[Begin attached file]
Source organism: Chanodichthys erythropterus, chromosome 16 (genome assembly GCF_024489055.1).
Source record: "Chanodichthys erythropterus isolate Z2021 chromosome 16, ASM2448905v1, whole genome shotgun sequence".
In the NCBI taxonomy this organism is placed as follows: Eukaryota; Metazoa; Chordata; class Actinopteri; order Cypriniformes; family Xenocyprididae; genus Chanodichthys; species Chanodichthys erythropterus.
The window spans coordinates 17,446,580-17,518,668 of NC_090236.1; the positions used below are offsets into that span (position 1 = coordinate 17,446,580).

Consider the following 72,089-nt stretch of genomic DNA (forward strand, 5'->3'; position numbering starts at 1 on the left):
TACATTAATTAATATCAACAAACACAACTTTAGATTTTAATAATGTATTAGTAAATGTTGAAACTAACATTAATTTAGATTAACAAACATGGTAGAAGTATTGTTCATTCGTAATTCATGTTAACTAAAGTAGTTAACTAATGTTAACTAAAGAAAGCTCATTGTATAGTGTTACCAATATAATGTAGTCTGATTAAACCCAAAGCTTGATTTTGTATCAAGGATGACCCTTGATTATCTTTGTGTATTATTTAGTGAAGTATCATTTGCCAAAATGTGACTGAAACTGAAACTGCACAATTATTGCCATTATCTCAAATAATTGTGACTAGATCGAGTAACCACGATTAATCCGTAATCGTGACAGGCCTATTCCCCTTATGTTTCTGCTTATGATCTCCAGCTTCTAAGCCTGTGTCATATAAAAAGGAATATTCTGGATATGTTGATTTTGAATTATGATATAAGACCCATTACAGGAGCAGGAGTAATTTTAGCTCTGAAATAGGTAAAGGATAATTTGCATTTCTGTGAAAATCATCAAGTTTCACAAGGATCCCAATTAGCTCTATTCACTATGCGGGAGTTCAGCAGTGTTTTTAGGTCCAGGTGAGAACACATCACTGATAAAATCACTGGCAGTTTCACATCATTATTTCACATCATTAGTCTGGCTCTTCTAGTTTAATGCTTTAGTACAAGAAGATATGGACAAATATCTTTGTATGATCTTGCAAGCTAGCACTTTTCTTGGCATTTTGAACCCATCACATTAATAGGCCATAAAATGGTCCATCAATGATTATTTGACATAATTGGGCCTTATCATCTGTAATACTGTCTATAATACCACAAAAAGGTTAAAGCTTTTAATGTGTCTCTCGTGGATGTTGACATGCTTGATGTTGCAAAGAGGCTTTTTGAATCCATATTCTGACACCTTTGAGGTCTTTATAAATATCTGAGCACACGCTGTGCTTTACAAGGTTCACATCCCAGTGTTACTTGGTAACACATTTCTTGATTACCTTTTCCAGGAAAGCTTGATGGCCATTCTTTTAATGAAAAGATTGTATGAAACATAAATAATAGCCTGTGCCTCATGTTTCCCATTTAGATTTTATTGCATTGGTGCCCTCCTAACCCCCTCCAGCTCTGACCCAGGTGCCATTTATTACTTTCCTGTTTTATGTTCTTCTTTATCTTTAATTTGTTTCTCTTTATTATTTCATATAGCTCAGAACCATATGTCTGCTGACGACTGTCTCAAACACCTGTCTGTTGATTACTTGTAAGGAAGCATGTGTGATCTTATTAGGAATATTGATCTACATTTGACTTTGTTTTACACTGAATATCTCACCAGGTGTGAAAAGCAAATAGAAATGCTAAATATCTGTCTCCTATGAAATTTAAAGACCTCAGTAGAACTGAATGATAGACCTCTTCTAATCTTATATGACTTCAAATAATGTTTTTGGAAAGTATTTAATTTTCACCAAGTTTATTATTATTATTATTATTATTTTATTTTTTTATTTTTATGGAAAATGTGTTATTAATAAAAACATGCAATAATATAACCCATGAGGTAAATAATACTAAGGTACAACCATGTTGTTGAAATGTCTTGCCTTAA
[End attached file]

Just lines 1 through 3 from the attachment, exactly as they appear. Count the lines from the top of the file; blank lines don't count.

Source organism: Chanodichthys erythropterus, chromosome 16 (genome assembly GCF_024489055.1).
Source record: "Chanodichthys erythropterus isolate Z2021 chromosome 16, ASM2448905v1, whole genome shotgun sequence".
In the NCBI taxonomy this organism is placed as follows: Eukaryota; Metazoa; Chordata; class Actinopteri; order Cypriniformes; family Xenocyprididae; genus Chanodichthys; species Chanodichthys erythropterus.